Spatial Economics- Why trade area’s will get smaller and Walmart might miss out.

The idea behind this post originally came from the question of how important gas stations and convenience stores were to small towns. And if the proximity to highways had the same impact in the 21st century as it did in the 20th. Anyways, those are questions that I shall address in a later post.

First up, a definition on spatial economics from Professor Gilles Duranton, “In a nutshell, spatial economics is concerned with the allocation of (scarce) resources over space and the location of economic activity. Depending on how this definition is read, the realm of spatial economics may be either extremely broad or rather narrow. On the one hand, economic activity has to take place somewhere so that spatial economics maybe concerned with anything that economics is concerned about. On the other hand, location analysis focuses mostly on one economic question, namely, location choice. This is only one decision among a large number of economic decisions.”

National retailers had a simple structure when it came to expanding in the 50’s and early 60’s- don’t go into towns with a population less than 10,000. National retailers back then couldn’t fathom how they could make profits in smaller towns and decided the best approach would be to franchise out, but then something or rather someone changed that. When Sam Walton decided to upend the traditional thought and open a Walmart in a town in Arkansas that had a population of 5,000. Walmart seemed to get, what most companies at the time didn’t. If you built up the right balance between convenience, loyalty and prices you could be profitable in even the smallest of towns. True, when President Eisenhower’s dream since he was Captain Eisenhower to get the government to increase spending on roadways was realized with the passing of the federal aid highway act, it helped reduce transportation costs (by how much is unclear). Since the 60’s Walmart started opening up stores closer to one another to cut down on transportation costs from distribution centers, which had the added benefit of fostering a company culture that was easy to spread. But Lately Walmart has gone on to close down 154 stores, most of them in low density and lower income areas. This isn’t a critique of Walmart’s approach but to draw comparison to how things have changed since the 60’s when these are exactly the kind of areas Walmart would look at when chalking out its expansion plans. So how does this relate to Walgreens and rapid technological progress (mainly 3-D printers)?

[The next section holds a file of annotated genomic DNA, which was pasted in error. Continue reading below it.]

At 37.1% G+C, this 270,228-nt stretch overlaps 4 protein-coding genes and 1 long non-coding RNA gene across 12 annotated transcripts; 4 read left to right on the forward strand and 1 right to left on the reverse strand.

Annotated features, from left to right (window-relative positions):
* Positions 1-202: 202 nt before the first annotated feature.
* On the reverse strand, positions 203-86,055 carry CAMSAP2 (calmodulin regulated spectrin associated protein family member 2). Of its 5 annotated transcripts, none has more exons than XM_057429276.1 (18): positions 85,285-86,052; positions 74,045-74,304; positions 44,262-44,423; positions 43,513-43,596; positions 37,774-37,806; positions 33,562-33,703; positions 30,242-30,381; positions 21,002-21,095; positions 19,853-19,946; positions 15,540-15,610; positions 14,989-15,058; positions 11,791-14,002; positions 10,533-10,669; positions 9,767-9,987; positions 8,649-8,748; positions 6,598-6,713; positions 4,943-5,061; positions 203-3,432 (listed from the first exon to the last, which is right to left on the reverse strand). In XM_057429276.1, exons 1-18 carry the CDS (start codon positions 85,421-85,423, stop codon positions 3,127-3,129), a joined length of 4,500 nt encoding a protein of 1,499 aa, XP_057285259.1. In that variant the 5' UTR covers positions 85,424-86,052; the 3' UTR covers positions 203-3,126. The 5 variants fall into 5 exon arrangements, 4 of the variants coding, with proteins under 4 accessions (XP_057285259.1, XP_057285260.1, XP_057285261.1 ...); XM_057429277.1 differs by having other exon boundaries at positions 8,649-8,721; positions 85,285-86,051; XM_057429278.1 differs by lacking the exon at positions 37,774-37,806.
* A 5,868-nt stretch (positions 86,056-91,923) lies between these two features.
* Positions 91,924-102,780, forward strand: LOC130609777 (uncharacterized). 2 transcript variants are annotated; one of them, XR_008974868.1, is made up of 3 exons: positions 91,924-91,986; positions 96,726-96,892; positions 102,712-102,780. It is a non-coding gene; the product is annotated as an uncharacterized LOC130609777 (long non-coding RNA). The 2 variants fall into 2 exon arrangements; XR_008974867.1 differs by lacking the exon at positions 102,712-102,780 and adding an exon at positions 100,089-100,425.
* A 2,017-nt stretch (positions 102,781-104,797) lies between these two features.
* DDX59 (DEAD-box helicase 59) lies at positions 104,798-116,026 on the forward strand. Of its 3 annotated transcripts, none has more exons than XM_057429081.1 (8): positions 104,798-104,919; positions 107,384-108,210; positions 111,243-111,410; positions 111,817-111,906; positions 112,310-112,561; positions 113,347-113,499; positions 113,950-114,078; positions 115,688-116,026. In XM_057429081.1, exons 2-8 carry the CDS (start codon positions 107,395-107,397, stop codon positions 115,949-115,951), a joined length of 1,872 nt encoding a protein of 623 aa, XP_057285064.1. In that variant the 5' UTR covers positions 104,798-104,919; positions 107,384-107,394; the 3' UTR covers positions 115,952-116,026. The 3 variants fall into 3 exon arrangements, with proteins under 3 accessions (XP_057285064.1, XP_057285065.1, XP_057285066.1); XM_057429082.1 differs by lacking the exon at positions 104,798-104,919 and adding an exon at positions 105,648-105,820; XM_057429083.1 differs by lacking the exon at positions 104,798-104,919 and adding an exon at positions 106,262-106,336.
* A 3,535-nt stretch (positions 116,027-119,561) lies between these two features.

If one were to believe that the potential of 3-D printers would be realized, it would lead to a drastic change in the current supply chains. A Bain & Company report argues the same. While I don’t imagine the current population clusters to change as drastically as the report suggests. I do find myself agreeing on how the growth in 3-D printing and other platforms could change supply chains massively. Highways didn’t stop the positive trend in urbanization even though they did reduce transportation costs and make it much more easier to stay put. Similarly, new technologies won’t cause the trend of aggregating in high density areas to stop. Supply chains might change drastically, but residual demand and value chains still prefer larger population clusters. If 3-D printing could bring manufacturing units closer to customers as they are projected to, they could not only change current supply chains, but also reduce the benefit of rent seeking when it comes economies of scale. Which brings us back to the title and why I think trade area’s in the future might be getting smaller. If transportation costs decline and distribution networks continue to rapidly evolve, it would lead to a situation where trade areas might get smaller. Stores such as HEB (Texas) and Walgreens are better suited to adapt to the new technological growth even as many brick and mortar stores are closing down.

A typical Walmart draws its customers from a 15 mile radius compared to a Walgreens or CVS which tend to draw customers from a smaller radius; on average around 5 miles. What HEB/Walgreens/CVS have going for it is convenience. Winning in the future would most likely relate to speed. The speed of a retailer to change its products to meet customers ever changing taste. The smaller stores like Walgreens have a distinct advantage here with their smaller trade area and the ability to cater to their distinct and smaller customer base. The only drawback one might have with stores like Walgreens and CVS would be that their front end’s rely heaving on big boxers like Walmart for supply. Around 80% by certain estimates. Their back end (prescriptions) aren’t as vulnerable, but Walmart is slowly catching up to the point where it’s third in prescriptions filled. A grocery chain like HEB is perfectly suited to weather the storm that new technological growth might bring. Its trade radius is significantly smaller than Walmart or any other grocery chain in Texas. HEB stores are also smaller and hence better able to tailor their stores to the needs of their customers. Regardless of how much distribution networks change there will always be a demand for traditional brick and mortar stores, especially when it comes to groceries. Technological growth and its possibilities have had unexpected results, but I don’t see traditional grocery chains going out of business any time soon. I just don’t see a future where there will still be a need for the scale of stores that retailers like Walmart operate.

Next up: will a reduction in production costs due to technological growth translate to greater investment in R&D?

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